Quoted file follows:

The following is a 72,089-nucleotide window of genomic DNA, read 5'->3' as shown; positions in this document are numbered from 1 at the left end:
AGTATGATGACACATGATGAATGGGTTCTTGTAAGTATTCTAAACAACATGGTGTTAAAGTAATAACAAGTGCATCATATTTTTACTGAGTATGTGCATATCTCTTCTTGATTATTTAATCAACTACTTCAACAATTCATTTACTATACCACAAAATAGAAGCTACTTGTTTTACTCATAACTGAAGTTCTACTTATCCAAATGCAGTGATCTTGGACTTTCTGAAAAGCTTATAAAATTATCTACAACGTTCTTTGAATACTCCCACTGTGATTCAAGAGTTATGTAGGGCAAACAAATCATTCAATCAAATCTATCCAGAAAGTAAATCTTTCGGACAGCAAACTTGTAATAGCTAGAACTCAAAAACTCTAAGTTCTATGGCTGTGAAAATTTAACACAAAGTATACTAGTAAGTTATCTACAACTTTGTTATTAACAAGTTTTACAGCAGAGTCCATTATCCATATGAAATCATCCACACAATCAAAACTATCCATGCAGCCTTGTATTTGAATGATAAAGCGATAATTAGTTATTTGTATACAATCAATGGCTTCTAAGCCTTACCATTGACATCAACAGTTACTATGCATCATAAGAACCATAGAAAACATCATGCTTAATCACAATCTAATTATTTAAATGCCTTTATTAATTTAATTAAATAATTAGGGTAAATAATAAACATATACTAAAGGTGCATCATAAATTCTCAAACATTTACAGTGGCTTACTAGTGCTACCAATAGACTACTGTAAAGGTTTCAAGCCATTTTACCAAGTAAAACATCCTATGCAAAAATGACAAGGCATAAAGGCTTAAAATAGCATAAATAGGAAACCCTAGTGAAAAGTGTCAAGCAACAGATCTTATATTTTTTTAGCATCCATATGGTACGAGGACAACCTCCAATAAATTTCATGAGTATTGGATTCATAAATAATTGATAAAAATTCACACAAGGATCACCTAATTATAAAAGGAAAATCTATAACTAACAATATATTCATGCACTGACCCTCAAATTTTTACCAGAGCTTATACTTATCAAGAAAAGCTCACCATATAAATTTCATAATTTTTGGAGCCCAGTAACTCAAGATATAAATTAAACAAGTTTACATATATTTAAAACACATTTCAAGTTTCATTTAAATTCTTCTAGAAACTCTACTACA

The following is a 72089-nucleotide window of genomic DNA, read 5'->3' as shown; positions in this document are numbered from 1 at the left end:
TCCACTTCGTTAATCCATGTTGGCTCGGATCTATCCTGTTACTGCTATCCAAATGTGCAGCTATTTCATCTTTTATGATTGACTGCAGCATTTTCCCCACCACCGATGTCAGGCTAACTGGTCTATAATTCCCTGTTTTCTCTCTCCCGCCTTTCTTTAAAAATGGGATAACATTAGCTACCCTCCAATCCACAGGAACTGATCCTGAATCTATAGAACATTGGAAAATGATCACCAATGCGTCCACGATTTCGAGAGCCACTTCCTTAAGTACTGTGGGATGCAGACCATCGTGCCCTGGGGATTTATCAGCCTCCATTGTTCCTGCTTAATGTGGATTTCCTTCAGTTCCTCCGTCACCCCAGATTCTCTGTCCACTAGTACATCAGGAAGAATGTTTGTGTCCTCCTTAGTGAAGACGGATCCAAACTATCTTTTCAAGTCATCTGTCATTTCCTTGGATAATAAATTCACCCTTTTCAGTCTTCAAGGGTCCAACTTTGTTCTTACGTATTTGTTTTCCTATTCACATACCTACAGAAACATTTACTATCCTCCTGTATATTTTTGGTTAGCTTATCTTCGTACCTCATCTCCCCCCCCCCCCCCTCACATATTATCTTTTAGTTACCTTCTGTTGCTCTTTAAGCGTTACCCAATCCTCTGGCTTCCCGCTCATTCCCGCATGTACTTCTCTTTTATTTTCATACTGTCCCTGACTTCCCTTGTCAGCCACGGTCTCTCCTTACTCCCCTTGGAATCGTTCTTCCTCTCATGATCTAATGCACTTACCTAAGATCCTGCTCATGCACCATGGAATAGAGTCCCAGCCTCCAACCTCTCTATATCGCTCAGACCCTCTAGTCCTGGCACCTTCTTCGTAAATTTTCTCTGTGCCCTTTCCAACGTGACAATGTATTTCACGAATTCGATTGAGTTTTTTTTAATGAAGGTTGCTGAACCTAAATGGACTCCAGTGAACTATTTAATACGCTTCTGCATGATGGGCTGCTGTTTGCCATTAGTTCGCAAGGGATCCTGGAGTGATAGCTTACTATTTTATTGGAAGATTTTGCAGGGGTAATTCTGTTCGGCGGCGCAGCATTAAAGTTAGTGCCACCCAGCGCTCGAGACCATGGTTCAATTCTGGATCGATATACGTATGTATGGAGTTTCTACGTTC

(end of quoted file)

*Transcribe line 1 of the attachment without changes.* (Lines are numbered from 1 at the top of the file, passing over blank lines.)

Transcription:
The following is a 72,089-nucleotide window of genomic DNA, read 5'->3' as shown; positions in this document are numbered from 1 at the left end: